Nintendo announced a three-part The Legend of Zelda: Tears of the Kingdom interview series, and the second entry touched upon returning sounds. Producer Eiji Aonuma, Director Hidemaro Fujibayashi, Technical Director Takuhiro Dohta, Art Director Satoru Takizawa, and Sound Director Hajime Wakai all commented on design decisions for the sequel. Aonuma mentioned a desire to try and mitigate the feeling of “déjà vu” when people would play. However, he also noted, “Breaking boundaries doesn’t mean you can just destroy whatever you like, though.” Fujibayashi also joked that consistent and recurring elements were referred to as “the Great Mundanity” during development.
Sound Director Wakai specifically spoke about retaining classic The Legend of Zelda sounds in Tears of the Kingdom. His statement noted, “We intended to keep iconic sounds from the previous title, such as the sounds that play when you obtain an item or solve a puzzle.” Art Director Takizawa also noted that part of that was to ensure “it feels like an adventure in the same world.” In that same conversation that discussed sounds, Producer Aonuma said, “Breaking boundaries doesn’t mean you can just destroy whatever you like, though. Those boundaries give you the basis to feel safe about taking risks elsewhere.”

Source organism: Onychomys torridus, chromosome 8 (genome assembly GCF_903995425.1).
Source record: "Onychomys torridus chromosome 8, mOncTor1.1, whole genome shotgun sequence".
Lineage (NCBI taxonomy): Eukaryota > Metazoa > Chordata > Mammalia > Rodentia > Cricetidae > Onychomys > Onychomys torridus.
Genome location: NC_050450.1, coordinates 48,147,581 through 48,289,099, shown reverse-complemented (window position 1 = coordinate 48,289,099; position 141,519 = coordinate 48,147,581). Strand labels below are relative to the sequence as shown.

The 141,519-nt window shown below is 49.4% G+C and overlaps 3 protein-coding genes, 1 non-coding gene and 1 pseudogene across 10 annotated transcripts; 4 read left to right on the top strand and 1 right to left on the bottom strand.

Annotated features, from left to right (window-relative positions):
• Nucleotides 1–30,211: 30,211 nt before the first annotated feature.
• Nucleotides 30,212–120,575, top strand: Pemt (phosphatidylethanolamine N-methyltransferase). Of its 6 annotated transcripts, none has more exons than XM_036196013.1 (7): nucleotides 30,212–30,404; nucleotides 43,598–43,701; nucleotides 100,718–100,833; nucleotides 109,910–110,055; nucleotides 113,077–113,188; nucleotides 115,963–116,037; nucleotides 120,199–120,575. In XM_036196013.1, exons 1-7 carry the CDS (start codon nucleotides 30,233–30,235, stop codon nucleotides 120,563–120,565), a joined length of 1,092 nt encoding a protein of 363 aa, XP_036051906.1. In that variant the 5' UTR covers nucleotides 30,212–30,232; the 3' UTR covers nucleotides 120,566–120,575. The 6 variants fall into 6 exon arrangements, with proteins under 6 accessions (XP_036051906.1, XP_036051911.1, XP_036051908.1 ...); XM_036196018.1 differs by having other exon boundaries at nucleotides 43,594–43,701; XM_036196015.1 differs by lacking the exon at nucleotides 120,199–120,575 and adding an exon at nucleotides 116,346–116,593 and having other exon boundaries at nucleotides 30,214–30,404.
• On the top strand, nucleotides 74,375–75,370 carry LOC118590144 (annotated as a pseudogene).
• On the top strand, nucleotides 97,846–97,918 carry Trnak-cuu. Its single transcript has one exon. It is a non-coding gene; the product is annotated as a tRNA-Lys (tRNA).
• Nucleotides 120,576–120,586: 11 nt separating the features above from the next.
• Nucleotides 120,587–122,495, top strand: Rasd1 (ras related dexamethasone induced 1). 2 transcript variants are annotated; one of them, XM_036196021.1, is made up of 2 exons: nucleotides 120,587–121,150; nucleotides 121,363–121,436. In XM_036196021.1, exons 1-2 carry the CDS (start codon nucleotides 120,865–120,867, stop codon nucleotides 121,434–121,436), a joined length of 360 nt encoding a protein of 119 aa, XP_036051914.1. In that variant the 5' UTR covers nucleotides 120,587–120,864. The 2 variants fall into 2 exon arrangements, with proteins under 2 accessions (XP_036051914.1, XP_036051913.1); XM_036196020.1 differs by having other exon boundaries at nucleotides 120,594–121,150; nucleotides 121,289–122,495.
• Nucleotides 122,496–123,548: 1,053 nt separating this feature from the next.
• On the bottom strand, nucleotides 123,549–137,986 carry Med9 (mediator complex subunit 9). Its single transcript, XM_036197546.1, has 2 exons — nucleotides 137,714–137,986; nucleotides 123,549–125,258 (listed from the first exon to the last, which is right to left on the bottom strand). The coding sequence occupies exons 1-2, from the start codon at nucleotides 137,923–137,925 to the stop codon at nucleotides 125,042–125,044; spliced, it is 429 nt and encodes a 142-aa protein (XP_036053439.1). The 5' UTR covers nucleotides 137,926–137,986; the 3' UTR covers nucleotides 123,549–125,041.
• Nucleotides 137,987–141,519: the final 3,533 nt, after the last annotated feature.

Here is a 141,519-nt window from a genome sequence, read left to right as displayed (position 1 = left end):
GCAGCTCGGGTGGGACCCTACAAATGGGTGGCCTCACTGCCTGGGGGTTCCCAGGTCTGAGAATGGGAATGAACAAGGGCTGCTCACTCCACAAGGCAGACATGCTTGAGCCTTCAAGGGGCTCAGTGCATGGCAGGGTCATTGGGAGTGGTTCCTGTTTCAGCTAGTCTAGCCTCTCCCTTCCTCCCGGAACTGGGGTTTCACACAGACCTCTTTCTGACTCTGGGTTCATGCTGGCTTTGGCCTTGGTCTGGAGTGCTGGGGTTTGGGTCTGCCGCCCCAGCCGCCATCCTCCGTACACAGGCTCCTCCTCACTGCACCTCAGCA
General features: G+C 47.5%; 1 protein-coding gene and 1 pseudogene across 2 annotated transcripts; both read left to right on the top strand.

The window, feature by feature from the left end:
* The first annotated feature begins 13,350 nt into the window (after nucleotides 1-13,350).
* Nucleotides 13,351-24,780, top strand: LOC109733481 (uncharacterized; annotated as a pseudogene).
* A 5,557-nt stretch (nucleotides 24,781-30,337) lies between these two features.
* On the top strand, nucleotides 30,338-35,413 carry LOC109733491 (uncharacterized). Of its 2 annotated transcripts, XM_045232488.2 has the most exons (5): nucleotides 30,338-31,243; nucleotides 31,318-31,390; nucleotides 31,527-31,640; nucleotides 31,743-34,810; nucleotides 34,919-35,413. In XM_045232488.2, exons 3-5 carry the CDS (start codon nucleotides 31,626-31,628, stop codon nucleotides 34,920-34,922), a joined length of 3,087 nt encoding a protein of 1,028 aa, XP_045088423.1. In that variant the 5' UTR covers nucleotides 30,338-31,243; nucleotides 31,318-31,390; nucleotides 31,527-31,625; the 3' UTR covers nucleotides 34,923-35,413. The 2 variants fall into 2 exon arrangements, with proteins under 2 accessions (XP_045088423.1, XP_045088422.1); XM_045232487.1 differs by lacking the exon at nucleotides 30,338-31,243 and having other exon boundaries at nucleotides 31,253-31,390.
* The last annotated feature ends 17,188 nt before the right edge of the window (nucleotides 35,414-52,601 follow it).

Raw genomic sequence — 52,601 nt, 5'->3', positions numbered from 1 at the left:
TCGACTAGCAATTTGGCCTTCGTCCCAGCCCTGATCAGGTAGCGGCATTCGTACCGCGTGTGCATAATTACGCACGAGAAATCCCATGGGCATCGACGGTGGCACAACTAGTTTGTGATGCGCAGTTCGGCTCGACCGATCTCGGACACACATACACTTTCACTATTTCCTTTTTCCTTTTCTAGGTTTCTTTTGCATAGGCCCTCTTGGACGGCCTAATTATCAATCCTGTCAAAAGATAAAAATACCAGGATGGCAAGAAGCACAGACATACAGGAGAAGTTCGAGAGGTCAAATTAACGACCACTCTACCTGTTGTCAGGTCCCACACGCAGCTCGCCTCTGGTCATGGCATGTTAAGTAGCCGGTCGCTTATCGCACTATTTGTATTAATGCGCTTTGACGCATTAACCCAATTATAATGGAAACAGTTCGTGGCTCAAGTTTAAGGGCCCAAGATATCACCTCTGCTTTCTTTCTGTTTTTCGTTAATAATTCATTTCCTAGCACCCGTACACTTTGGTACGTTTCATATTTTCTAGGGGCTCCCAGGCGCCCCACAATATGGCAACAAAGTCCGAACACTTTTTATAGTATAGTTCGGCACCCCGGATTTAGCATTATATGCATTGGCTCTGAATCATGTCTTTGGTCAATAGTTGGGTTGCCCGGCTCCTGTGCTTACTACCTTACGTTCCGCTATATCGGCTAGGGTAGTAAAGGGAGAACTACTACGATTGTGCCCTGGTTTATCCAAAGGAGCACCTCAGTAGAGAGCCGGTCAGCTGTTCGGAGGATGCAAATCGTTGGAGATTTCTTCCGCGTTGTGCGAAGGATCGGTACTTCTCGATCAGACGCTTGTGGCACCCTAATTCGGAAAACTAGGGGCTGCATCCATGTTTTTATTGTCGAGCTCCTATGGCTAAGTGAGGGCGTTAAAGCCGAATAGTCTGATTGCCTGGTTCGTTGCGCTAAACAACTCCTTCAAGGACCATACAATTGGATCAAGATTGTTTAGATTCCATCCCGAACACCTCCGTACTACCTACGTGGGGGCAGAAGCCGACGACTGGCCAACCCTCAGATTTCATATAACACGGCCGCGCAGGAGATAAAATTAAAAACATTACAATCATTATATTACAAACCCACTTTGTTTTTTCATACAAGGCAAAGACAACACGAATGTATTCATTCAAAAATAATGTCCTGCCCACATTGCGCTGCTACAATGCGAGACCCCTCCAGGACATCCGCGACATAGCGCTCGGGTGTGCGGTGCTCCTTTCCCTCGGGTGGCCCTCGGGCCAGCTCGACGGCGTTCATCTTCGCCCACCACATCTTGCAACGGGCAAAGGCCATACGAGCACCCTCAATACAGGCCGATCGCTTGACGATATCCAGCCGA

Art Director Takizawa also brought up how the idea of the Great Mundanity” came to be. He noted:
We often experienced strong déjà vu, particularly in the early stages, and we thought it was imperative to transform how the game felt as much as we could. We worked hard with that thought in mind, but once we got to a certain point in development, we were able to identify areas that would lose their appeal if we changed them.
By the end, the definition of this “Great Mundanity” became clear, so even if a team member approached us about a déjà vu feeling, we felt more comfortable asking them to intentionally keep something unchanged.
The Legend of Zelda: Tears of the Kingdom will come to the Nintendo Switch on May 12, 2023.